2:30 PM Charlie Love

4:15 PM Nellie "Tiger" Travis with special guest BB Queen In 2013 Chicago singer Nellie "Tiger" Travis cut an ode to dance-floor lust called "Mr. Sexy Man" that's become a modern-day southern soul classic—it's even spawned its own signature line dance. But Travis also digs deeper: "Super Woman," from 2005's Wanna Be With You (Da-Man), describes the tribulations of an overworked, underappreciated mother and breadwinner; the breakup anthem "Don't Talk to Me," from 2008's I'm a Woman (CDS), conveys a gut-wrenching combination of grief, heartbreak, and resolve. Though she operates in a genre often stereotyped for its puerile double entendres and party-­song cliches, Travis delivers her deep, throaty vocals with an emotional honesty that's welcome and encouraging. David Whiteis

Jackson Mississippi Rhythm & Blues Stage

11:30 AM Panel discussion with Richard Shurman: "100 Years of Blues Greatness: Honoring Distinguished Centennials"

1 PM Scott Albert Johnson

2:30 PM JJ Thames

4 PM John Primer Whether serving as an impeccable sideman for the likes of Willie Dixon, Muddy Waters, and Magic Slim (with whom he spent 14 years dishing up relentless shuffles and snarling blues) or leading his own band (as he has since the mid-90s), guitarist John Primer maintains an unshakable commitment to Chicago's blues tradition. A fluid stylist who never overplays, Primer understands the value of the classic ensemble sound, and clearly absorbed a great deal from Muddy and Slim. He's also a convincing singer who's released a steady stream of solid albums in recent years. Primer also plays Thu 6/11 at Buddy Guy's Legends. Bill Dahl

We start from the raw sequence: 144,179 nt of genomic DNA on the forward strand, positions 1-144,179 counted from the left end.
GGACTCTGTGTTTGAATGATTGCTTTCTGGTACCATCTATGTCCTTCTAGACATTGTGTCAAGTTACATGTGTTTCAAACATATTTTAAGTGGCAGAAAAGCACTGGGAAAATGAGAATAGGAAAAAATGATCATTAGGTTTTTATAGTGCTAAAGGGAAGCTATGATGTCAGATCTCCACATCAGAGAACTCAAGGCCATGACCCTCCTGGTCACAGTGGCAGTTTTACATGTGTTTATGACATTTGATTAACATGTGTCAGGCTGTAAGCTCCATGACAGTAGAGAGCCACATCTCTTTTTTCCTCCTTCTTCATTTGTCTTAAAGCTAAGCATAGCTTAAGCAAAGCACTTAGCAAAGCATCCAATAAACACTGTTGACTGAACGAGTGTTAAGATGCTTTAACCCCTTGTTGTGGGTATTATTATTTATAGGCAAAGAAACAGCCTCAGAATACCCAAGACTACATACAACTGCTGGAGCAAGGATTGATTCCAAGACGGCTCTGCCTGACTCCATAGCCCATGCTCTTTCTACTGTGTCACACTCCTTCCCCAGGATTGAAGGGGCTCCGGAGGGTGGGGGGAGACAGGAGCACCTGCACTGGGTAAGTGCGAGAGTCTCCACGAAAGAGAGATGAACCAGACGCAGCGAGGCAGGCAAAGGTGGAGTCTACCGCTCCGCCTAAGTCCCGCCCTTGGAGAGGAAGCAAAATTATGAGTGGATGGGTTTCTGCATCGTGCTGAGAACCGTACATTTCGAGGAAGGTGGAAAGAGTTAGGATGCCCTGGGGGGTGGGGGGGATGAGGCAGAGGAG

5:30 PM Kenny "Beedy Eyes" Smith jam session

Front Porch Stage

Noon Blues in the Schools with Stone Academy students, Eric Noden, and Katherine Davis

1:30 PM Studebaker John's Maxwell Street Kings

3 PM Andy T Nick Nixon Band

Eddie Shaw - COURTESY CHICAGO DCASE
  • Eddie Shaw
  • Courtesy Chicago DCASE

4:30 PM Eddie Shaw & the Wolfgang Only a handful of tenor saxophonists—J.T. Brown, A.C. Reed—have built substantial legacies as Chicago bandleaders, and none has come close to matching the long-term impact of Eddie Shaw. He paid his dues in his native Mississippi before a job offer from Muddy Waters brought him to Chicago in 1957. Guitar legend Magic Sam and Muddy's rival Howlin' Wolf kept Shaw gainfully employed the longest, and after Wolf died, Shaw took over his band as the Wolfgang (often spelled "Wolf Gang"). He's been in the driver's seat ever since, his extraordinarily muscular blowing (now and then on harmonica) perfectly complementing his gruff vocals. Shaw also plays tonight at Kingston Mines. Bill Dahl

Petrillo Music Shell

click to enlarge Zora Young - CHRISTELLE RAMA
  • Zora Young
  • Christelle Rama

6 PM Zora Young Chicago vocalist Zora Young hails from West Point, Mississippi, not far from Howlin' Wolf's birthplace. According to family lore, Wolf was a relative, and Young's raspy, corrugated timbre makes the connection seem feasible. But Young is no one-­dimensional blooze-mama screamer: she'll modulate from a smoldering croon into a full-bodied shout in a single measure, or soften into a kittenish purr on ballads. Her recorded output, mostly on Delmark, shows off her depth and breadth, but she really comes alive onstage, where she lends weight to her sassy, exuberant, matronly persona by baring her soul. David Whiteis